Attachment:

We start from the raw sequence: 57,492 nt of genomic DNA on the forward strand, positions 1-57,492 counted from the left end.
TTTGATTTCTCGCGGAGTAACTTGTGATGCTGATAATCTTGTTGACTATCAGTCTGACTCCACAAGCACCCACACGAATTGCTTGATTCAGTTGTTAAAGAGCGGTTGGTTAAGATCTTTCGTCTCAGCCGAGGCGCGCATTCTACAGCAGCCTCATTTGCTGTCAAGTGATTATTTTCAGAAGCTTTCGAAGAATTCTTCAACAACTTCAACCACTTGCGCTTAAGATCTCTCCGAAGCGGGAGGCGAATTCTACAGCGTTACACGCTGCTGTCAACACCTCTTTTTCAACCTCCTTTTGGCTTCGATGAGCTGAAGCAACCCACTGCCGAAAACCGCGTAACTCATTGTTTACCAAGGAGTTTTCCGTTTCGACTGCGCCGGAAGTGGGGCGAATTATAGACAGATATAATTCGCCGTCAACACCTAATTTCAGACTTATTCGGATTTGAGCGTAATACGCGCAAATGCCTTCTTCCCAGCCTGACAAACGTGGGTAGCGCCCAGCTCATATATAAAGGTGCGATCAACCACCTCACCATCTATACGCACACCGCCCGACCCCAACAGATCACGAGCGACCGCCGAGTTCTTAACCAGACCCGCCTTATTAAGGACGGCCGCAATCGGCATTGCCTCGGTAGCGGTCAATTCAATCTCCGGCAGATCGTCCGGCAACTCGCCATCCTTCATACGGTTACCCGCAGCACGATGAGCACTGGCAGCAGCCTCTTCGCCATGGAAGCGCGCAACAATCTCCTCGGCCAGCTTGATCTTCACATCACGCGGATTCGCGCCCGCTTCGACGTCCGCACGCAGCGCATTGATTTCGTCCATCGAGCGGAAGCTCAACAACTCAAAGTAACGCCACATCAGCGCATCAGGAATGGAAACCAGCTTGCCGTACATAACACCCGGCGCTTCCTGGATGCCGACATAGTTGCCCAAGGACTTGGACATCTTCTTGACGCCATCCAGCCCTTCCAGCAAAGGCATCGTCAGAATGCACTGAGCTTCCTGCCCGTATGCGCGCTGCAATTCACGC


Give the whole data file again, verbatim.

We start from the raw sequence: 57,492 nt of genomic DNA on the forward strand, positions 1-57,492 counted from the left end.
TTTGATTTCTCGCGGAGTAACTTGTGATGCTGATAATCTTGTTGACTATCAGTCTGACTCCACAAGCACCCACACGAATTGCTTGATTCAGTTGTTAAAGAGCGGTTGGTTAAGATCTTTCGTCTCAGCCGAGGCGCGCATTCTACAGCAGCCTCATTTGCTGTCAAGTGATTATTTTCAGAAGCTTTCGAAGAATTCTTCAACAACTTCAACCACTTGCGCTTAAGATCTCTCCGAAGCGGGAGGCGAATTCTACAGCGTTACACGCTGCTGTCAACACCTCTTTTTCAACCTCCTTTTGGCTTCGATGAGCTGAAGCAACCCACTGCCGAAAACCGCGTAACTCATTGTTTACCAAGGAGTTTTCCGTTTCGACTGCGCCGGAAGTGGGGCGAATTATAGACAGATATAATTCGCCGTCAACACCTAATTTCAGACTTATTCGGATTTGAGCGTAATACGCGCAAATGCCTTCTTCCCAGCCTGACAAACGTGGGTAGCGCCCAGCTCATATATAAAGGTGCGATCAACCACCTCACCATCTATACGCACACCGCCCGACCCCAACAGATCACGAGCGACCGCCGAGTTCTTAACCAGACCCGCCTTATTAAGGACGGCCGCAATCGGCATTGCCTCGGTAGCGGTCAATTCAATCTCCGGCAGATCGTCCGGCAACTCGCCATCCTTCATACGGTTACCCGCAGCACGATGAGCACTGGCAGCAGCCTCTTCGCCATGGAAGCGCGCAACAATCTCCTCGGCCAGCTTGATCTTCACATCACGCGGATTCGCGCCCGCTTCGACGTCCGCACGCAGCGCATTGATTTCGTCCATCGAGCGGAAGCTCAACAACTCAAAGTAACGCCACATCAGCGCATCAGGAATGGAAACCAGCTTGCCGTACATAACACCCGGCGCTTCCTGGATGCCGACATAGTTGCCCAAGGACTTGGACATCTTCTTGACGCCATCCAGCCCTTCCAGCAAAGGCATCGTCAGAATGCACTGAGCTTCCTGCCCGTATGCGCGCTGCAATTCACGC